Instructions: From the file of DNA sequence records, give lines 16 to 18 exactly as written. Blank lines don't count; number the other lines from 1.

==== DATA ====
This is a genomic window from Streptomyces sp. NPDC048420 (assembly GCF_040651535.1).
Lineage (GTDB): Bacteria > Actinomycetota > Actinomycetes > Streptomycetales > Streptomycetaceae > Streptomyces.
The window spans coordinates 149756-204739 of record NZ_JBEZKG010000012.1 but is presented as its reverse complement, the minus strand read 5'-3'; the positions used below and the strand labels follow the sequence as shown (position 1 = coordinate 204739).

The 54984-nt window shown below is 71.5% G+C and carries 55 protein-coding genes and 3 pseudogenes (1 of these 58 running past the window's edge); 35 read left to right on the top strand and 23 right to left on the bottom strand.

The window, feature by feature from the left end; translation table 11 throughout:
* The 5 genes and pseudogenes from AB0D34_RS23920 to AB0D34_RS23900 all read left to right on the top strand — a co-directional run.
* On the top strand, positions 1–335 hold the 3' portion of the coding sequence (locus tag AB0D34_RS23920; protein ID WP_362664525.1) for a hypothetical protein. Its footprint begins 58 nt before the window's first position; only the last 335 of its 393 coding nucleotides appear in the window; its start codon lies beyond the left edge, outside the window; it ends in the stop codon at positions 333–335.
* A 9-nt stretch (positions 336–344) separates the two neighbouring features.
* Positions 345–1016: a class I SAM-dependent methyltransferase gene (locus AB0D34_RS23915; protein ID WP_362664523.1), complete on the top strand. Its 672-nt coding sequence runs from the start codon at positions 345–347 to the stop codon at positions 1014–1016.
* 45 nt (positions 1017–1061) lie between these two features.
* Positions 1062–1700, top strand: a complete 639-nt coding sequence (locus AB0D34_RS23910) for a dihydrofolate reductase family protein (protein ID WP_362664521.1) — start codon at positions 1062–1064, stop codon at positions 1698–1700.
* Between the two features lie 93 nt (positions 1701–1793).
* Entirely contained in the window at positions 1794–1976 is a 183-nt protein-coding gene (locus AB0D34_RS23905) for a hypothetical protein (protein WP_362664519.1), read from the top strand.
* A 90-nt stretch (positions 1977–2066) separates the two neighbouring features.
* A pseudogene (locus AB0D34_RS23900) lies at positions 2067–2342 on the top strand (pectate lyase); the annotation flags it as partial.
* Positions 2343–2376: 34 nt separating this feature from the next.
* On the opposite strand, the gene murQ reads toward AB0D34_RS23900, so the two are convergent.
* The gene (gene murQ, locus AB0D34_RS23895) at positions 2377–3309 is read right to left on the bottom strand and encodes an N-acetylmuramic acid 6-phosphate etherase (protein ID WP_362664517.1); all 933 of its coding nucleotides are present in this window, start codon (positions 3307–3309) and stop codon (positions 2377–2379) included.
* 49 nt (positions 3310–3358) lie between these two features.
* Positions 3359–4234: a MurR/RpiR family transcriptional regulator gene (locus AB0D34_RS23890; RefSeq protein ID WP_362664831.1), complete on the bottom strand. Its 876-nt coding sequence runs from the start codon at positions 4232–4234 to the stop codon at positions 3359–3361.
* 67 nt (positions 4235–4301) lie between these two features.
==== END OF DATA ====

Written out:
* Positions 2343–2376: 34 nt separating this feature from the next.
* On the opposite strand, the gene murQ reads toward AB0D34_RS23900, so the two are convergent.
* The gene (gene murQ, locus AB0D34_RS23895) at positions 2377–3309 is read right to left on the bottom strand and encodes an N-acetylmuramic acid 6-phosphate etherase (protein ID WP_362664517.1); all 933 of its coding nucleotides are present in this window, start codon (positions 3307–3309) and stop codon (positions 2377–2379) included.